Cam Nicholson:Second one I want to talk about was correlations. And I talked about this idea of don't put all your eggs in one basket. Of those two commodities, so correlations, we can do a mathematical correlation on those, on two bits of information. In this case here we can look at how closely related is 18 micron wool price to that cheap price.
Cam Nicholson:If something's very strongly correlated, it gets a score, a mathematical calculation close to one. Okay? Which basically means when one goes up, the other one goes up virtually in sync with each other, so they follow each other price wise. If it's zero, there's absolutely no correlation. One could go up and down, the other one could go up and down, there's no direct relationship.
Cam Nicholson:You can also have negative correlations, if the price of one thing goes up, the other one goes down. We sell our steers into a feedlot at Glen Innes on the New South Wales, Queensland border. There is a strong negative correlation between the price of the feed that the feedlot uses and the price they'll pay us for the steers. That makes perfect sense, if they've got to pay a lot of money for feed, they're not going to want to offer as much for those animals going in.
Cam Nicholson:Of those two commodities I showed you before, what do you reckon the correlation might be? Do you reckon there'd be a strong correlation? That's what it looks like. So on that price guide you can pull up any two commodities and look at the correlation, and basically the r value on that's pretty low. Okay?
Cam Nicholson:And you could see the way that scattered. If there was a strong relationship as one went up, the other one would go up and all those dots would be pretty close together. But there isn't much. So having meat sheep that you're selling or sheep that you're selling for meat and wool, historically aren't overly correlated, which means one could be up when the other one's down. Okay?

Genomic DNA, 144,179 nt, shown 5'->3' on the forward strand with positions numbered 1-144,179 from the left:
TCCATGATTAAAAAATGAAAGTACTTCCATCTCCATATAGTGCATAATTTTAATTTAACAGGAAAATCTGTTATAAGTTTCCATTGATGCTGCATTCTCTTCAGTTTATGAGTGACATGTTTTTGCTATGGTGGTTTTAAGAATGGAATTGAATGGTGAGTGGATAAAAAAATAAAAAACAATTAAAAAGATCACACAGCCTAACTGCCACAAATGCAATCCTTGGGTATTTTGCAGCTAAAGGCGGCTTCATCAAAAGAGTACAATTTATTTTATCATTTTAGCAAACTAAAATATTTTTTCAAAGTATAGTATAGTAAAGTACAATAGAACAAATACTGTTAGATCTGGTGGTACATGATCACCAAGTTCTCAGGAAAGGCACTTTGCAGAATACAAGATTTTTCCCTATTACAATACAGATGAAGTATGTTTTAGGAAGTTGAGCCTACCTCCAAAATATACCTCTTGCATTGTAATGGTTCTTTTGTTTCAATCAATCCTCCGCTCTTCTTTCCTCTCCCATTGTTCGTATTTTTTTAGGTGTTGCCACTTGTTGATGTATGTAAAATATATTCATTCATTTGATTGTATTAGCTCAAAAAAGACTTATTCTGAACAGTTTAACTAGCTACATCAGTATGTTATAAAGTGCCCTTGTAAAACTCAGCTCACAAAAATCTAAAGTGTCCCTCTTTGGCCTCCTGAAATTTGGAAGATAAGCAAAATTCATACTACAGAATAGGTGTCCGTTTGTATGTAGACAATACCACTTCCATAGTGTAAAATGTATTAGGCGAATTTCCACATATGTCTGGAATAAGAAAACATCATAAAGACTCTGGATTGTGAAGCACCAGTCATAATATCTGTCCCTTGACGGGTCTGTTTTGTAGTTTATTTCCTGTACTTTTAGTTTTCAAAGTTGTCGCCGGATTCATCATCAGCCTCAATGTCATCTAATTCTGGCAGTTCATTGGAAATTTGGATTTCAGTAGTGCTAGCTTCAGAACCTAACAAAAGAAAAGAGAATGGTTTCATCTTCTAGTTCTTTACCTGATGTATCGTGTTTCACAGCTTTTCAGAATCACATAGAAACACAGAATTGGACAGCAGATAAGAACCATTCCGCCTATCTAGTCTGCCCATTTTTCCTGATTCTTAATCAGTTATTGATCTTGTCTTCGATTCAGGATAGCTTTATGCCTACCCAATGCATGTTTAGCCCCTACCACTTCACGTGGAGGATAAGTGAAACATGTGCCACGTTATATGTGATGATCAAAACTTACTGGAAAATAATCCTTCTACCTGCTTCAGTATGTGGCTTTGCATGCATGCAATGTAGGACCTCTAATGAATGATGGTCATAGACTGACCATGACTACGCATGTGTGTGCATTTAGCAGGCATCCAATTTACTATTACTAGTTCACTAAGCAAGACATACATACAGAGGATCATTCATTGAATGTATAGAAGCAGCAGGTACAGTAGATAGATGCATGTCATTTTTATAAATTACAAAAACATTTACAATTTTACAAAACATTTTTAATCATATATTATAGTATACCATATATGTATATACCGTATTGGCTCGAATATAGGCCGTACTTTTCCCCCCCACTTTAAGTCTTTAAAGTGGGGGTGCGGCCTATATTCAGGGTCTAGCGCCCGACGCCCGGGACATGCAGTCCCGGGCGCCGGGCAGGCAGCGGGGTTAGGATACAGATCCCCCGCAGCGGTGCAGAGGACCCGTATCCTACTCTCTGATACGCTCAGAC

Cam Nicholson:Useful to have a play on that website to actually understand the commodities you've got and just how closely correlated they are because it can be useful. If you want to manage risk in it, sometimes you want to have enterprises or commodities that you're producing that aren't price correlated because that helps hedge your bets.
Cam Nicholson:Okay. Want to move on to the last bit which is around diversification. And the way I want to do this is we developed or used a programme that's an Excel based programme that allows us to start to look at if we know there's a whole lot of risky variables in a farm business, and we know that we can create ranges for each of those risky variables, or put the odds around each of those. What happens when you put them all together?
Cam Nicholson:So we know that if we had three or four different crops, we've got different yield profiles of each of those or risks around each of those. We know all the process are going to be different. We know there's a risk around say, supplementary feeding. I can't tell you now, how much supplementary feed I'll spend in six, eight months time, got no idea. Okay? Because I don't know how the season's going to pan out. So there's risk in all of that.
Cam Nicholson:So we can create all of these with the odds of what are the chances of not feeding at all? Probably pretty slim, one in 15, one in 20. What are the chances of having to feed for six months? Maybe one in 10, one in eight. What are the chances of having to feed x amount? Yeah, maybe one in two. So we can create these distributions or ranges for each of those.